The Colorado Court of Appeals issued its opinion in Swinerton Builders v. Nassi on February 2, 2012.
Attorney Fees—Breach of Contract—Pierce Corporate Veil
Plaintiff Swinerton Builders (Swinerton) appealed the district court’s order denying its motion to recover the attorney fees and costs that it incurred in successfully piercing Beauvallon Corporation’s (Beauvallon) corporate veil. The order was reversed and the case was remanded.
Swinerton entered into a construction contract with Beauvallon in 2001 that contained an arbitration clause and fee-shifting provision. After the construction project was completed, Swinerton filed a demand for arbitration, asserting breach of contract claims against Beauvallon and its president, defendant Craig Nassi, and an unjust enrichment claim against Beauvallon. Ultimately, the arbitrators ordered Beauvallon to pay Swinerton more than $1 million in damages, interest, attorney fees, and costs, and the district court confirmed this award. Thereafter, the district court ruled in favor of Swinerton, concluding that Swinerton could pierce Beauvallon’s corporate veil and hold Nassi personally liable for the arbitration award against Beauvallon.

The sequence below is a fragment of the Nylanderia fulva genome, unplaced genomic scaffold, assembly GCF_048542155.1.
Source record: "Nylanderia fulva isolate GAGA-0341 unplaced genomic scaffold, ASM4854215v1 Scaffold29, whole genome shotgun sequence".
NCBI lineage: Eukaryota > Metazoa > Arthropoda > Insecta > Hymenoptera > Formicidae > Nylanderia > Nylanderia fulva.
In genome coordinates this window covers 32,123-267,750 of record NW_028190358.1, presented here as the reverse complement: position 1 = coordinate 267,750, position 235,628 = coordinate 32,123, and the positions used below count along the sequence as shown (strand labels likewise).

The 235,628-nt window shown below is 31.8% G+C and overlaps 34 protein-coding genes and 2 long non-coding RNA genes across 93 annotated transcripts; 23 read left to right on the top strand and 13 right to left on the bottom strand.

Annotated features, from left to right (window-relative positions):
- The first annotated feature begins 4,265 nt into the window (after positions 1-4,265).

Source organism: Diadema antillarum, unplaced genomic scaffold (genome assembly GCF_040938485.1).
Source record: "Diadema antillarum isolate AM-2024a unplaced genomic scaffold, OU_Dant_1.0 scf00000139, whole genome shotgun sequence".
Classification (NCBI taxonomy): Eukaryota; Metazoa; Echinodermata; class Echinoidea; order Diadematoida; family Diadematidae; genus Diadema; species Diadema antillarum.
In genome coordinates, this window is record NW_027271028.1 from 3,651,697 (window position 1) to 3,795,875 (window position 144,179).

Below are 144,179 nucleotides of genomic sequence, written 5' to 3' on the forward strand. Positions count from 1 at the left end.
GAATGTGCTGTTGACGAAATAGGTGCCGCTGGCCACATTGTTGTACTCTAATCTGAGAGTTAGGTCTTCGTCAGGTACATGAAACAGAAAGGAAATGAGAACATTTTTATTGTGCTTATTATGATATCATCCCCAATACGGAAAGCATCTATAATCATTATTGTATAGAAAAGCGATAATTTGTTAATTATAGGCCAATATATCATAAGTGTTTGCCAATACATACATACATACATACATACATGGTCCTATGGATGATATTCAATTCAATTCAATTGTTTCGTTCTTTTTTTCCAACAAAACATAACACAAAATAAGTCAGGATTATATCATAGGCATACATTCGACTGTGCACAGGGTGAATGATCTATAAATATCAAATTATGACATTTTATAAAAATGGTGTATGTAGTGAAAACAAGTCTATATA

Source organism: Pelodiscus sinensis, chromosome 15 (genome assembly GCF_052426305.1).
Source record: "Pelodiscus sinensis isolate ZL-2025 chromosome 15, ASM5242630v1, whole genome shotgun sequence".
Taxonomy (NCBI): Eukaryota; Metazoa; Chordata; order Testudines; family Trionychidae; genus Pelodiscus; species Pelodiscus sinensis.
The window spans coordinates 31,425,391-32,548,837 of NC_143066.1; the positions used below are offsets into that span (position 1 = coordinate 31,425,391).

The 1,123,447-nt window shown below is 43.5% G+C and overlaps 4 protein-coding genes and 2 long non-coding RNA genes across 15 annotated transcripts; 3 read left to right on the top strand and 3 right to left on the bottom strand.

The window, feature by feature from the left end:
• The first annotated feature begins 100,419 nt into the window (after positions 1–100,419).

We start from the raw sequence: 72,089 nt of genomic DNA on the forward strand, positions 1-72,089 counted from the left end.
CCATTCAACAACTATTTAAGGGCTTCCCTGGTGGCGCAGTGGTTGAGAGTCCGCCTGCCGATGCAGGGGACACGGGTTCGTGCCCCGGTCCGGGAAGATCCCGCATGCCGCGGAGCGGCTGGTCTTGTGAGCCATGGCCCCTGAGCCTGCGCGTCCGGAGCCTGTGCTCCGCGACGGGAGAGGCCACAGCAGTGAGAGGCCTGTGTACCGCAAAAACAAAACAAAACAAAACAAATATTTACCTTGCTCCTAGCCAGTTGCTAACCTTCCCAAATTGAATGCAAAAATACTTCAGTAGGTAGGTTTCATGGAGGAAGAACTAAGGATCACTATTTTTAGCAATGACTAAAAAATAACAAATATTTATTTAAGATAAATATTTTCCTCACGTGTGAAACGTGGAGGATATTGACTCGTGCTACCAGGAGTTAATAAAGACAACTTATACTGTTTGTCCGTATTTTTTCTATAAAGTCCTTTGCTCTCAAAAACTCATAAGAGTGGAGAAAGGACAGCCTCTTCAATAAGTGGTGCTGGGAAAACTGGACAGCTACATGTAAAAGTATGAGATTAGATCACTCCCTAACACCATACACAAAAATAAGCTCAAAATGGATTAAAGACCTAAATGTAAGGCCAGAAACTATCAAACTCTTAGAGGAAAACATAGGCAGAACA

Swinerton contended that the district court erred in refusing to award it the attorney fees and costs that it incurred in its successful veil-piercing action. A party who prevails in an action to pierce the corporate veil of a corporation may recover the attorney fees and costs incurred in that action if (1) the action was brought to enforce a breach of contract judgment against the corporation; and (2) the contract underlying the judgment authorized an award of fees and costs for enforcing the judgment against the corporation.
Here, Swinerton’s action to pierce the corporate veil was not a separate and independent claim. Rather, it was a procedural mechanism to enforce the arbitration award against Beauvallon in the underlying breach of contract action. Thus, the veil-piercing lawsuit was, in effect, an enforcement action against Beauvallon. When the district court determined that Swinerton could pierce Beauvallon’s corporate veil, Nassi became liable for, among other things, Beauvallon’s contractual obligations under the fee-shifting provision. Accordingly, Swinerton was entitled to recover the reasonable attorney fees and costs incurred in the veil-piercing action. The case was remanded to the district court for a determination and award of the appropriate amount of such fees.